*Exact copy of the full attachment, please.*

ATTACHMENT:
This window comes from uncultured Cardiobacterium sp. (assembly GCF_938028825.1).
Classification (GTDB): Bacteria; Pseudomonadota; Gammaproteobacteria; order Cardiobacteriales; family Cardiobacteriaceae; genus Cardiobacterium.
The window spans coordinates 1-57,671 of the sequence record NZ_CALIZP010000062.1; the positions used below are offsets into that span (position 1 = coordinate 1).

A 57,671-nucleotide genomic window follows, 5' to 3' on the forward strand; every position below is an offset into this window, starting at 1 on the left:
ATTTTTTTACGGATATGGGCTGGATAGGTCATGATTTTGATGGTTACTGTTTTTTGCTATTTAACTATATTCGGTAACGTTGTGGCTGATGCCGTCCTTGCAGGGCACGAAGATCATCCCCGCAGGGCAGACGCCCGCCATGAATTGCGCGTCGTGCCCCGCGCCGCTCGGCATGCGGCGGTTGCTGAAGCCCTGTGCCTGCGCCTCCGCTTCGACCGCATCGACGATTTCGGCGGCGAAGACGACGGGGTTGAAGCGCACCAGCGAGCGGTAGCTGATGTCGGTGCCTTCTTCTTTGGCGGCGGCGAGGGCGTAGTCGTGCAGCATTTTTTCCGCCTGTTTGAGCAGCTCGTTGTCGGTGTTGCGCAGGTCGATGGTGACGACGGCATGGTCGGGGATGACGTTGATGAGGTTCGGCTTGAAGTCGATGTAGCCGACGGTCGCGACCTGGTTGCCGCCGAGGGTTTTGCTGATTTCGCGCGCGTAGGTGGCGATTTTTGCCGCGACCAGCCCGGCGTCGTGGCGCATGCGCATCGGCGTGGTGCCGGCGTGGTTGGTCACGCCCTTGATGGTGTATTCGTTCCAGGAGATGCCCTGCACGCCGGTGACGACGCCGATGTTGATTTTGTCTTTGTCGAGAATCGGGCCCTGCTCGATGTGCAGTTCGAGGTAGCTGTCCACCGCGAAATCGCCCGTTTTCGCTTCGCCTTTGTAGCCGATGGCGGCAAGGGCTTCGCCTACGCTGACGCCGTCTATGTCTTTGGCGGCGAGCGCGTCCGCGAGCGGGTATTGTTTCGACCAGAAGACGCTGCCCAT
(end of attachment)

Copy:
This window comes from uncultured Cardiobacterium sp. (assembly GCF_938028825.1).
Classification (GTDB): Bacteria; Pseudomonadota; Gammaproteobacteria; order Cardiobacteriales; family Cardiobacteriaceae; genus Cardiobacterium.
The window spans coordinates 1-57,671 of the sequence record NZ_CALIZP010000062.1; the positions used below are offsets into that span (position 1 = coordinate 1).

A 57,671-nucleotide genomic window follows, 5' to 3' on the forward strand; every position below is an offset into this window, starting at 1 on the left:
ATTTTTTTACGGATATGGGCTGGATAGGTCATGATTTTGATGGTTACTGTTTTTTGCTATTTAACTATATTCGGTAACGTTGTGGCTGATGCCGTCCTTGCAGGGCACGAAGATCATCCCCGCAGGGCAGACGCCCGCCATGAATTGCGCGTCGTGCCCCGCGCCGCTCGGCATGCGGCGGTTGCTGAAGCCCTGTGCCTGCGCCTCCGCTTCGACCGCATCGACGATTTCGGCGGCGAAGACGACGGGGTTGAAGCGCACCAGCGAGCGGTAGCTGATGTCGGTGCCTTCTTCTTTGGCGGCGGCGAGGGCGTAGTCGTGCAGCATTTTTTCCGCCTGTTTGAGCAGCTCGTTGTCGGTGTTGCGCAGGTCGATGGTGACGACGGCATGGTCGGGGATGACGTTGATGAGGTTCGGCTTGAAGTCGATGTAGCCGACGGTCGCGACCTGGTTGCCGCCGAGGGTTTTGCTGATTTCGCGCGCGTAGGTGGCGATTTTTGCCGCGACCAGCCCGGCGTCGTGGCGCATGCGCATCGGCGTGGTGCCGGCGTGGTTGGTCACGCCCTTGATGGTGTATTCGTTCCAGGAGATGCCCTGCACGCCGGTGACGACGCCGATGTTGATTTTGTCTTTGTCGAGAATCGGGCCCTGCTCGATGTGCAGTTCGAGGTAGCTGTCCACCGCGAAATCGCCCGTTTTCGCTTCGCCTTTGTAGCCGATGGCGGCAAGGGCTTCGCCTACGCTGACGCCGTCTATGTCTTTGGCGGCGAGCGCGTCCGCGAGCGGGTATTGTTTCGACCAGAAGACGCTGCCCAT